Life in the Lab

A procrastinator’s guide to scheduling your time in lab

Tips and low- and high-tech tools to help you overcome sticking points in your projects
Elizabeth Stivison
April 9, 2021

One of the difficult things about lab life for me has always been the self-made structure (though it’s also a great part of lab work). I often find myself with big ideas and excitement but not making progress because I'm not sure where or how to start so things get put off. And then there are those overbusy days and underbusy days because I didn’t plan well. I've been trying to figure out how to solve this for myself for a while. I must not be the only one trying to work this out!

So this week I wanted to share what I’ve learned about how to schedule your time in lab and deal with procrastination.

Variables and considerations

When trying to schedule and carry out lab work, there are many things to do and consider

Decide priorities: Priorities can be things in or out of lab. Usually priorities are key experiments that you (or your principal investigator) think are the most important, but sometimes they will be writing up a paper, making figures, getting a presentation ready, preparing for a qualifying exam, etc. If you have limited time, these are the things that must be scheduled. Especially as a grad student, it helps to make sure you and your PI are on the same page about what the priorities are.

You can then schedule the big things and fit other smaller pieces around them.

Break your tasks into steps: This helps with both scheduling and with just figuring out how to start a big task. The sizes of these steps can vary quite a bit. My lab mate is a "Clone gene X into plasmid" person while I am a "Look for cloning reagents, check if I need to order anything, download DNA sequence, design primers, etc." kind of person. I like every single step laid out so I can cross off each thing and feel productive. I also have a hard time figuring out how long things will take. If I write out every single step, I can get a better idea.

Steps can also include things like booking shared equipment so that when I need the plate reader, for example, I know I can go use it.

Another advantage of breaking things into small pieces is that there often turn out to be many easy parts of a seemingly complicated task. When I’ve been putting something off because it seems too hard or complicated, once I break it up I find there are things I can do easily and right away.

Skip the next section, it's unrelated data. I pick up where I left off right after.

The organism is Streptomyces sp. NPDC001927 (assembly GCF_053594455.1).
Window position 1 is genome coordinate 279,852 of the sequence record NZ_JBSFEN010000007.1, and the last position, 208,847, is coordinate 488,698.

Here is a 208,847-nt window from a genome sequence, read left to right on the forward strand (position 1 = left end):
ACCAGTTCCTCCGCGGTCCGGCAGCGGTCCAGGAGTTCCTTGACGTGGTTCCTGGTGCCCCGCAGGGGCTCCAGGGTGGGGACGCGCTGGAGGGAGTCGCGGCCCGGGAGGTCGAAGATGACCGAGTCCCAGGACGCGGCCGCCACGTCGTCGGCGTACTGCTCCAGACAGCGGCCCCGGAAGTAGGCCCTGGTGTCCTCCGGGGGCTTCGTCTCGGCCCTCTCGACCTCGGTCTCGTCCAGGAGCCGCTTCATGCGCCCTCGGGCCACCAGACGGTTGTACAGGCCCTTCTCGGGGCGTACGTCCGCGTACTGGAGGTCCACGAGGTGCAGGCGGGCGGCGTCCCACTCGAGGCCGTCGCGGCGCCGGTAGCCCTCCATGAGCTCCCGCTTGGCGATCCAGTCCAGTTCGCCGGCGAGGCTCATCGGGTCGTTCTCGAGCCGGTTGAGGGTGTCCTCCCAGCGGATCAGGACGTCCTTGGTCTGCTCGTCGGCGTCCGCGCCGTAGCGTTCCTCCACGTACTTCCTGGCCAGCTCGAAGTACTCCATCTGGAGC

Schedule “rose petal” time: I read an article once by a procrastinator that stuck with me. I have never been able to find it again to give them credit, but the author stated that when they really, really wanted to put off a task because it was just too big or hard, they would allow themselves to put it off one day, but they had to do everything they could possibly do to make the task easier the next day. They had to line the path to the task with rose petals, metaphorically. Meaning, if I’m putting off doing an experiment because it’s too complicated or too long, I can allow myself to put it off one day but then today I have to get the tubes I’ll need, label them, make the buffers, autoclave the flasks, and so on, so that when I do finally sit down to do the experiment, I’ve made the road easy for myself. I now consistently schedule these tasks the day before a big experiment, and it has really cut down on how much I put off because I’ve already started the task and eliminated that activation energy requirement.

Consider deadlines, or make them up: This is another thing that makes lab work tricky for me. I have a hard time with "soon" or "right away." I usually need a deadline to actually do something. On big ongoing projects in lab, that often isn't the case. There isn't always a discreet deadline other than "soon." Sometimes my brain interprets this as "OK, to procrastinate," which obviously becomes a problem soon enough. To get around this, I try to make up shorter-term deadlines. For example, I’ll decide I want something done by my lab meeting so I can show the data. Or I'll just comment to my boss, "I think I'll have this next week." By speaking it aloud, I made the deadline real for myself.

Figure out how long things take: If you're like me and constantly misestimate how long tasks take, and that throws off what little scheduling ability you have, try timing them. This was a revelation for me. In my former lab, I would constantly block out 45 minutes for a task that had a 30-minute and a 15-minute incubation. I never realized how much time the setup took. I finally timed it and realized the protocol, including setup, takes an hour and a half, and that’s why I was never done by that 4 p.m. meeting when I started it at 3.